Did we call it or what? We didn't buy the "Botox Mom" story back in March, and now Sheena Upton (aka Kerry Campbell) has admitted that her entire story is false. She testified in court that The Sun paid her $200 to play the role of Kerry Campbell. "I was provided with the story, instructions and a script to follow for a recorded interview," she explained. She then went on Good Morning America and Inside Edition because, at least according to Upton, she was offered several thousand dollars. To get all the details on how the story shook out, whether Upton will get her daughter back, and what this means for the rest of us, just keep reading.
After the GMA interview, Upton's daughter was taken away by Child Protective Services, which is when she decided that she had to come clean. In an attempt to regain custody of her daughter, Upton took the child to UCLA Medical Center on May 17, where she says that "after my daughter received a full medical exam, the results indicated that she has not ever received treatments including Botox or other such injections . . . The truth is I have never given my daughter Botox, nor allowed her to get any type of waxing, nor is she a beauty pageant contestant."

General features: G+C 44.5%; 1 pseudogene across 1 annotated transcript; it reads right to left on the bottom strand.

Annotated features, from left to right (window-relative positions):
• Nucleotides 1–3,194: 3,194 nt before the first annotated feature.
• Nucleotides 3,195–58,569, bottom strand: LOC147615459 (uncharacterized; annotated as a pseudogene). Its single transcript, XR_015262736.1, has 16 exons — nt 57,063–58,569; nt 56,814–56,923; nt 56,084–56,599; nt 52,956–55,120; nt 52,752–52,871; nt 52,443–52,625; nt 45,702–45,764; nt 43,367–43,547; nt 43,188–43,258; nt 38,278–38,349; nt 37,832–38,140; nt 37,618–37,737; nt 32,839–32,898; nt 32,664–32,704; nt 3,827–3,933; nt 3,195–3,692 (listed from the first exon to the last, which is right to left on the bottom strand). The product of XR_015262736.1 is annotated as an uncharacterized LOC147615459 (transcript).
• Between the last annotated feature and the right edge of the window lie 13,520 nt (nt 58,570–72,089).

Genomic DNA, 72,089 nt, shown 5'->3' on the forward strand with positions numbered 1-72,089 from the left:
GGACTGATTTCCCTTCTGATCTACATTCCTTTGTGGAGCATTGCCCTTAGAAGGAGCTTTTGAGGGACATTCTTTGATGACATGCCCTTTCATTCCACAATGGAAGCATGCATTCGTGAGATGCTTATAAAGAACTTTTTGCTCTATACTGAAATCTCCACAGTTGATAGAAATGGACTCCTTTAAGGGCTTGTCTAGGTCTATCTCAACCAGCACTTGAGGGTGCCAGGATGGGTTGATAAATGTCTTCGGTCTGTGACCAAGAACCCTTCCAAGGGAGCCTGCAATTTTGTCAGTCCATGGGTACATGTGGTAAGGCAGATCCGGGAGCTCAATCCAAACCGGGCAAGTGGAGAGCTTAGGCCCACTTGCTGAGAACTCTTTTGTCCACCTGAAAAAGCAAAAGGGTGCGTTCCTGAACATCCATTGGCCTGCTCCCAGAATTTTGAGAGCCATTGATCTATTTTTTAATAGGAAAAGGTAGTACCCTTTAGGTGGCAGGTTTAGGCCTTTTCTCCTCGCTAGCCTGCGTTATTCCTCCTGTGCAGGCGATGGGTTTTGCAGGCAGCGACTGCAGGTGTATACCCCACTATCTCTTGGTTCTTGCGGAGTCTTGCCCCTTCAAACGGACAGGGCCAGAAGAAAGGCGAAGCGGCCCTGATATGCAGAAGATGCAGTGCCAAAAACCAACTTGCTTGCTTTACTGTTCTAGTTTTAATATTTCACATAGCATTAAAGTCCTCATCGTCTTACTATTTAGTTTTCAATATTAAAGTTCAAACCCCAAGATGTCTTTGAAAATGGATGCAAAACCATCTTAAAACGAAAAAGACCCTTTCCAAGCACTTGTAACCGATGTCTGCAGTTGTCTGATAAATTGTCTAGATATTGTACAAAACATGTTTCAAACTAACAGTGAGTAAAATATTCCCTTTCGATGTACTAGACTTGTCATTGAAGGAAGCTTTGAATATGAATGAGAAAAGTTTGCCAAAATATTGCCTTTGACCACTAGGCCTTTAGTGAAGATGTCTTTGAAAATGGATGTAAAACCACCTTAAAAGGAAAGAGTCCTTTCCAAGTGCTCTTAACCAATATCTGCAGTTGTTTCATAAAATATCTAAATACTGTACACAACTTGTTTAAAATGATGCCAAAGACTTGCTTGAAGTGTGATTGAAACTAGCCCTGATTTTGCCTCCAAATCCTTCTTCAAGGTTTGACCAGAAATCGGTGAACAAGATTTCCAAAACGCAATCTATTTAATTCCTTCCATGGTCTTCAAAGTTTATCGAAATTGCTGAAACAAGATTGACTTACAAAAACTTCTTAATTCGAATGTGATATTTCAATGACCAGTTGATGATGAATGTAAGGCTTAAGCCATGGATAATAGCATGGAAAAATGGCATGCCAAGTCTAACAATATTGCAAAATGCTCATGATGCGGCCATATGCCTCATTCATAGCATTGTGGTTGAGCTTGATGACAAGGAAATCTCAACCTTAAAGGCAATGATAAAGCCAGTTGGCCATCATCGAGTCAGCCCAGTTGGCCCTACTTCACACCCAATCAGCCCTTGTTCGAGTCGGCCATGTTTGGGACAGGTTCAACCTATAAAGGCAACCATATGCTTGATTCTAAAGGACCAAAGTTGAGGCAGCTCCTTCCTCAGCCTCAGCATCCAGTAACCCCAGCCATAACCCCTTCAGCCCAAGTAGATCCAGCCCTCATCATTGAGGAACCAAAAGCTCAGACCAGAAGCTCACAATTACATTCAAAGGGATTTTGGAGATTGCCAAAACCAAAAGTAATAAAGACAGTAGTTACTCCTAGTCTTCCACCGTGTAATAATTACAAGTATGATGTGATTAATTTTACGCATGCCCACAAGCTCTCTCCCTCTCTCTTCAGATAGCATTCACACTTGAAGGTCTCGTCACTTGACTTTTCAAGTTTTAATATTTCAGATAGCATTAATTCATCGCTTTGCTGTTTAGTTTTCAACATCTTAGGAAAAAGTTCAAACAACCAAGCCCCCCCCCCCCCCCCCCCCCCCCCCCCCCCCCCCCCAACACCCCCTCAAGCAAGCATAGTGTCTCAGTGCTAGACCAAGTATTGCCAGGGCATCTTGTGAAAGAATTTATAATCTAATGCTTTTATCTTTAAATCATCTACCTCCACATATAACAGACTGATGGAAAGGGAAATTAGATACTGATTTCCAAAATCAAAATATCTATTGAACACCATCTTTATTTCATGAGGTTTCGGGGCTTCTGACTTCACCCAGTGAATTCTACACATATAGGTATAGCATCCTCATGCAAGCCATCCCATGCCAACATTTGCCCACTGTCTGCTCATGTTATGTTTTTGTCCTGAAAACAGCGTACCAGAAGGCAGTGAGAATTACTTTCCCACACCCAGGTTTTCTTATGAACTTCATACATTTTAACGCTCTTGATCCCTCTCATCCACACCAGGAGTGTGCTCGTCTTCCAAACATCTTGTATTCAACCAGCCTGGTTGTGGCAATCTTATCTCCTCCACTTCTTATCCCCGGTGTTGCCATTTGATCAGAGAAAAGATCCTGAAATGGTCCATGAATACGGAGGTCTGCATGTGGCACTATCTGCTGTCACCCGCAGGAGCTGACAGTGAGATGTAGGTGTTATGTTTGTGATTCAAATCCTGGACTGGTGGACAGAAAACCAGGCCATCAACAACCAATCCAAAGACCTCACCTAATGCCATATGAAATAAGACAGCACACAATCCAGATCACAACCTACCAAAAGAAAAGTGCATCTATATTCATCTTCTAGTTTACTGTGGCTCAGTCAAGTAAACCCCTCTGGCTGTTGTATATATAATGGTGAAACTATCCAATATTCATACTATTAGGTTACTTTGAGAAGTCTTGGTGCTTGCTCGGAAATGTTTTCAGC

While a part of me is relieved that Upton wasn't actually Botoxing or waxing her child, taking her on television and having her lie about the procedures still suggests that the entire family needs help. The fact that the story rang true to so many people is also disturbing. It says something about the national zeitgeist and the state of our ideas about beauty and young girls that this seemed so real. And I'm sure there are girls, albeit a little older than 8, who really are Botoxing and waxing their way through junior high.
But this story also calls the role of media into question. Every time you see an article on celebrity plastic surgery, or an interview with someone purporting to have any kind of sensational story, just remember this debacle. People get paid for their "stories" all the time, photos are often doctored (and definitely often Photoshopped), and the truth isn't always readily apparent. When a respected show like GMA gets taken in, there should be a big red flag for viewers about the veracity of such stories in general.